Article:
Django Unchained

At it’s heart, Django Unchained is a rather naïve film. Not that any of Tarantino’s earlier films have specialized in emotional sophistication, but this is really the only film he’s ever made that is, at its heart, a romantic fairytale about a hero on a semi-mystical quest to save his damsel in distress. Of course, anyone that’s seen the world’s most famous homage artist’s previous work will recognize that’s too simplistic for Tarantino – this particular film is a Germanic legend, wrapped in a 70s spaghetti western, wrapped in social justice served up with a side of bad-ass.

From the first line of the movie “Who’s that stumbling around in the night,” we are in a fairytale, in the middle of a deep, dark wood, with a couple of bad, bad slaver wolves leading a group of slaves through a cold night in 1858. Suddenly, a magically eloquent, knowledgable Dr. Shultz (Christoph Waltz), who seems at first glance to be a dentist, but in actual fact is a bounty hunter, appears. He’s looking for a trio of villains, whom Django (Jamie Foxx) is in a unique position to point out. As the slavers are less than enthusiastic about parting with their newly acquired stock, they are quickly and effortlessly dispatched. The good doctor releases the slaves, and promises Django his freedom upon the dispatching of the no-good Brittle brothers.

This, of course, is merely the inciting incident. The pair quickly become a duo of successful bounty hunters, and after a number of adventures together, set out to find and rescue Django’s young wife, Broomhilda (Kerry Washington), who is apparently, at the moment, owned by the not-a-little disgusting Monsieur Candy, played to a fault by Leonardo DiCaprio – the one time teenage heartthrob playing a villain that would put Darth Vader to shame. He is unlikeable to a fault, cruel, vain, and frankly not very intelligent.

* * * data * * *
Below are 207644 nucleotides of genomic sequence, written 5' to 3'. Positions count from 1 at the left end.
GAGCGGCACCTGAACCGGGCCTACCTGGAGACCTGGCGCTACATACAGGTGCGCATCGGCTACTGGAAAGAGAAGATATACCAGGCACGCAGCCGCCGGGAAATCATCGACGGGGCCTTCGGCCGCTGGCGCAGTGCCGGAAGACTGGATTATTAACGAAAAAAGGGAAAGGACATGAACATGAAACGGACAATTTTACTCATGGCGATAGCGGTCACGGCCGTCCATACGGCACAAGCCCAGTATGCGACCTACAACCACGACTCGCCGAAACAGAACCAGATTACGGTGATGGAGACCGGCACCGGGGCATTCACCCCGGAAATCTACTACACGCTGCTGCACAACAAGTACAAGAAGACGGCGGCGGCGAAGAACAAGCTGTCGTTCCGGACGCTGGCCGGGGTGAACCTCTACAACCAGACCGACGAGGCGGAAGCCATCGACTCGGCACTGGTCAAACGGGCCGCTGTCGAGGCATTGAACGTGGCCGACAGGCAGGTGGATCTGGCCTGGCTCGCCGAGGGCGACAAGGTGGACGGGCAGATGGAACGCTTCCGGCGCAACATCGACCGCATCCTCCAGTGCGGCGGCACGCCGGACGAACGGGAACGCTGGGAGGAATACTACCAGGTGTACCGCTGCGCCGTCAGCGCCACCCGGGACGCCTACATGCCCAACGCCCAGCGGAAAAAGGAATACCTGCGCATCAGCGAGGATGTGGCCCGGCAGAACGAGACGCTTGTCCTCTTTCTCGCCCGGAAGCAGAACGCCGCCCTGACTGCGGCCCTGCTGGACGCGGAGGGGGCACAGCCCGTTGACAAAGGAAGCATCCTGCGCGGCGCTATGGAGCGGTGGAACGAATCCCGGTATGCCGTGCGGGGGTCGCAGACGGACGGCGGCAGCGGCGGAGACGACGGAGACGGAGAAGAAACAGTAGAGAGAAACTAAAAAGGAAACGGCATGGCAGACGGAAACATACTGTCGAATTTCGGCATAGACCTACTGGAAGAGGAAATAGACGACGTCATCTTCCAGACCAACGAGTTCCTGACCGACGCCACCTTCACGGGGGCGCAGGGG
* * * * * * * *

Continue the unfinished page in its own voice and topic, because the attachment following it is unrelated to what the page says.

Along the way to the rescue, Django has a series of hallucinations of his wife watching him, a happy smile across her lips. These visions seem to drive the bounty hunter ever further into the surreally racist territory of Candyland. The evil of the place is palpable enough for a viewer to believe that bringing down that onerous establishment would contribute substantially to the betterment of African Americans in slavery everywhere, terrible though their conditions are throughout the rest of the South the film explores.

Jamie Foxx’s performance as the eponymous Django is characterized by enormous poise and swagger, he becoming the epitome of cool towards the end as he exacts vengeance on the wrong-doers. The last man he punishes in the film is, paradoxically, a black man as well, played by Samuel L. Jackson, who portrays a house slave that bends over backwards to please his master. He seems to lead a rather comfortable live among his owners, at the price of brutally ruling over the other slaves on the plantation.

The major aspect that makes this movie memorable beyond an average spaghetti western is, of course, the exploration of the practice of slavery in the American South. There is no question that in that regard, Tarantino is exaggerating for effect. He takes a practice that is already despised by every decent person, and piles additional half-truths on top of it. To some viewers, this is likely to be off-putting. It isn’t unreasonable to, when watching two men fight to the death for other’s amusement, for example, to ask oneself, “why would I watch this? Why, indeed, would anyone?” Particularly when this isn’t, in actual fact, a historically accurate practice. The answer, of course, is revenge. We watch a film that is in many ways about cruelty so that we may watch those we despise be destroyed in a spectacularly dramatic fashion, so we may experience justice for an event for which we no longer have anyone but our ancestors to blame. This retroactive justice was already explored by Tarantino in Inglourious Basterds, and it is as bloody satisfying in Django.

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